Mitochondria

Mitochondria: Use Them or Lose Them

MitochoAdenosine triphosphate: Textbooks tell us ATP is the universal energy currency for life on Earth. In plain English, it’s how organisms get things done. In human terms, ATP is required to accomplish just about everything. From the macro level—running a marathon, for example—to the micro level—powering sodium-potassium pumps in cell membranes—ATP is what makes it all happen. And except for the small amounts of ATP created through glycolysis, the majority of ATP is generated inside mitochondria. Considering the myriad requirements for ATP throughout the body, mitochondria that malfunction or decline in number present a cellular energy crisis that, when amplified to the level of the whole body, may contribute to some of the chronic illnesses that are currently reaching epidemic levels.

A growing body of evidence now links mitochondrial dysfunction to cancer, diabetes, Alzheimer’s disease, multiple sclerosis, amyotrophic lateral sclerosis (ALS), and neurodegenerative disease in general. With this in mind, cultivating healthy mitochondria can be considered an important part of maintaining energy generation and cellular signaling from the bottom up. Fortunately, the biosynthesis of mitochondria isn’t a matter of luck or chance. Deliberate activities can lead to mitochondrial biogenesis—the building of new mitochondria. If “necessity is the mother of invention,” as the saying goes, then necessity is also the mother of functional mitochondria. If we give the body a reason to make more—impart a need for more mitochondria—the body will make them.

Exercise is one of the most effective stimulators of mitochondrial biogenesis. Animal models show that exercise and stimulation of muscle contractions increase levels of mitochondrial enzymes employed in the ATP-generating citric acid cycle and fatty acid oxidation pathways, resulting in proportional increases in cells’ capacity to oxidize fuel substrates and generate ATP through the mitochondrial electron transport chain.

High intensity training seems to be especially beneficial for strengthening mitochondria. In a study of young males doing interval training involving one-legged cycling (to isolate findings to the exercising muscles only), just two weeks of high-intensity activity led to increases in mitochondrial function in skeletal muscle. An interesting finding to note is that these beneficial changes were independent of detectable increases in mitochondrial synthesis. This suggests that the bouts of exercise made existing mitochondria more effective at generating higher amounts of ATP, rather than this being a result of an increase in the total number of mitochondria.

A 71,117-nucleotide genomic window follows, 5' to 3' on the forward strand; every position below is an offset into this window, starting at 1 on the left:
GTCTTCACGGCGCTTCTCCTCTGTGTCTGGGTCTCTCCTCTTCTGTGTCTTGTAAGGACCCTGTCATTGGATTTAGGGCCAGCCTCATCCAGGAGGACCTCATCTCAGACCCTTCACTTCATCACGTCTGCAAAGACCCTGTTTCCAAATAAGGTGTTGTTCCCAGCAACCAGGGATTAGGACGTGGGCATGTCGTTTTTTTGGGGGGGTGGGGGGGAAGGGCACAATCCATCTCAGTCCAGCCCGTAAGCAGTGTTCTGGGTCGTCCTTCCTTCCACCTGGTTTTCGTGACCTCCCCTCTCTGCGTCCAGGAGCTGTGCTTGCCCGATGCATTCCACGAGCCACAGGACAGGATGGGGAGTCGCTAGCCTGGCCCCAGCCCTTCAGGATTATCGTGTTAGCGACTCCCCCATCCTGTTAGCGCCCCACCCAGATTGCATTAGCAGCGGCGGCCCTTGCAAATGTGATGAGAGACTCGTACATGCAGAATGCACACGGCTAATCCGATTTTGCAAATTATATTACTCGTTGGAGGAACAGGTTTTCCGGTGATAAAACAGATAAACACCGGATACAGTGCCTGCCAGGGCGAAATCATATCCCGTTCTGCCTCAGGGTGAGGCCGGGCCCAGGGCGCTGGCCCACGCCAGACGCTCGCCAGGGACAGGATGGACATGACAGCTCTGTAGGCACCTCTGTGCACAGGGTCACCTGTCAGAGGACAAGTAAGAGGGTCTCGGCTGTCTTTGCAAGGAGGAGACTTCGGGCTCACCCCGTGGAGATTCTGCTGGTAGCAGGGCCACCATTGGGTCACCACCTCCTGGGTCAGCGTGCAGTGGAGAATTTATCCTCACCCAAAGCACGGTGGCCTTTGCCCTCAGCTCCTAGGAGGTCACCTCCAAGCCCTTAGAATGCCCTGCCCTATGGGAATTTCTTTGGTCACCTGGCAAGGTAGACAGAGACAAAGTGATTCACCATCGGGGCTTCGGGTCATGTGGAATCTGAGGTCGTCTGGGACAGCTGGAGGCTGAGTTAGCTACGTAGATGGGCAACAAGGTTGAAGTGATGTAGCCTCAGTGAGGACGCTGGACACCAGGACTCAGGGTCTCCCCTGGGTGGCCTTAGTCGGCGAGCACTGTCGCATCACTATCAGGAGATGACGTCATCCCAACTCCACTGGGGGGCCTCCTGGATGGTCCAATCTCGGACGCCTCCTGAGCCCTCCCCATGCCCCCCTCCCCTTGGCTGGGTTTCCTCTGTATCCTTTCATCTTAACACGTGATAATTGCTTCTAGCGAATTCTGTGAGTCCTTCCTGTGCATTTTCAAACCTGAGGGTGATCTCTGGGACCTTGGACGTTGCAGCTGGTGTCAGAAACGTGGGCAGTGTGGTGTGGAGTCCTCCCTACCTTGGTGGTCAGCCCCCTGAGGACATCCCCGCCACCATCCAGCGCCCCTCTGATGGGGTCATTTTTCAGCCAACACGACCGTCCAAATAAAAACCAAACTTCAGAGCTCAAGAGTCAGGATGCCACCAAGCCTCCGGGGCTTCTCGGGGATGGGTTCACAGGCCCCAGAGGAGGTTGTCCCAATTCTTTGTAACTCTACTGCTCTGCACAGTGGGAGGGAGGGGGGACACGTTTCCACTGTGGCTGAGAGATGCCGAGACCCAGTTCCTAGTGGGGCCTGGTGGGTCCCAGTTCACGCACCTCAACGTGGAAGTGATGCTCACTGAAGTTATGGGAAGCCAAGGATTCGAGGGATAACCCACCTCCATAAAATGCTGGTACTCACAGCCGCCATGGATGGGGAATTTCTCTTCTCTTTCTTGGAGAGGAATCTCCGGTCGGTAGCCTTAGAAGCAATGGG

The benefits of exercise on mitochondrial biogenesis and maintenance aren’t limited to the skeletal muscles actually performing the work. Animal studies have shown that exercise can induce the generation of new mitochondria even in the brain. This could be a boon for addressing age-related dementia and other forms of cognitive decline and impairment. Researchers speculate that brain mitochondrial biogenesis might be a two-way street: exercise leads to synthesis of new mitochondria, and the resulting improvements in brain mitochondrial respiratory capacity may lead to increased exercise endurance. Reaching exhaustion may not be solely the result of physical fatigue. With the brain being such an energy-hungry organ, with constant requirements for high amounts of ATP, “hitting the wall” may be due to central fatigue as well as physical exhaustion. Central fatigue is “the progressive reduction in voluntary drive to motor neurons during exercise, which can include both mental and physical factors. Decreases in cerebral metabolic ratio, impaired oxygenation, reduced central motor drive, altered neurotransmission, and impaired mood state have all been implicated in the development of centrally mediated fatigue.” Thus, increasing brain mitochondrial capacity might increase physical endurance capacity, too.

It is possible to get too much of a good, thing, however. Like many things that support good health, exercise has a U-shaped curve. That is, too little isn’t good, but too much can be harmful. Some is helpful; more isn’t always better. Appropriate levels of exercise promote health, but over-training can have the opposite effect. Too much exercise—whether in volume, intensity, or frequency—without adequate rest, recovery, and nutrient replenishment—can lead to levels of oxidative stress that overwhelm the body’s capacity to repair and regenerate.

When it comes to mitochondrial function, a good rule of thumb might be: “Use ‘em or lose ‘em, but don’t abuse ‘em!”